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The struggle continues for Japanese Canadians

The Story

For politicians, it's a Pandora's box. This CBC Television report features the ongoing fight for redress. When Pierre Trudeau was in office, he offered a statement of regret but ruled out financial compensation to the Japanese Canadians. If they are to be compensated, so to must the Acadians and the native people, he argued. Brian Mulroney blasted Trudeau for this inflexible policy and made election pledges that he would do things differently. But now that his government has taken power, little seems to have changed. The National Association of Japanese Canadians, the lobby group fighting for redress led by Art Miki, continues to demand individual compensation and an official acknowledgement. Jack Murta, Minister in charge of Multiculturalism, says the financial settlement will be in the form of a foundation for the community. In this fiery exchange, Barbara Frum questions Murta about the Mulroney policy flip-flop.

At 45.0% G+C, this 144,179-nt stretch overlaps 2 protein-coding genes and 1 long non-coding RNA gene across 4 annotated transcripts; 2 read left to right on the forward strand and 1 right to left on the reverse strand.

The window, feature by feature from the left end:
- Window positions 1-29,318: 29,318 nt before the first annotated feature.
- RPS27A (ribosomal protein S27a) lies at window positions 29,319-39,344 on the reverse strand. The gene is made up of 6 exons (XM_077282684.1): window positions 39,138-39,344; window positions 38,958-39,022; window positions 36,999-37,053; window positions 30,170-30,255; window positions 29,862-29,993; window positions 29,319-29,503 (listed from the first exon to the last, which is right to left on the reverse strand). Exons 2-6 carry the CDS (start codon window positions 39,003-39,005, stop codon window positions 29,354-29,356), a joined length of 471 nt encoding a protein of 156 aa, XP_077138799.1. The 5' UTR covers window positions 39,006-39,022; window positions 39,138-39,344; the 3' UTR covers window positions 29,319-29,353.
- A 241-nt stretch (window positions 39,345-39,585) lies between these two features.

Medium: Television
Program: The Journal
Broadcast Date: Jan. 31, 1985
Guests: Art Miki, Jack Murta
Host: Barbara Frum, Keith Morrison
Duration: 13:15

Did You know?

• In 1947, a commission of inquiry was established to determine whether the Japanese Canadians were entitled to compensation for the loss of their property. The commission was led by Justice R.I. Bird. He found that property held by the Japanese Canadians had not been sold at fair market value. The reparations paid by the government, however, were inconsistent and still did not compensate for the true value lost. The commission also neglected to address the issues of loss of freedom and dignity.

• "One finds it difficult to forget the wrongs committed in freedom's name, a few years ago." - Prime Minister John Diefenbaker

• "The action by the Canadian government was a black mark against Canada's traditional fairness and devotion to principles of human rights." - Prime Minister Lester B. Pearson


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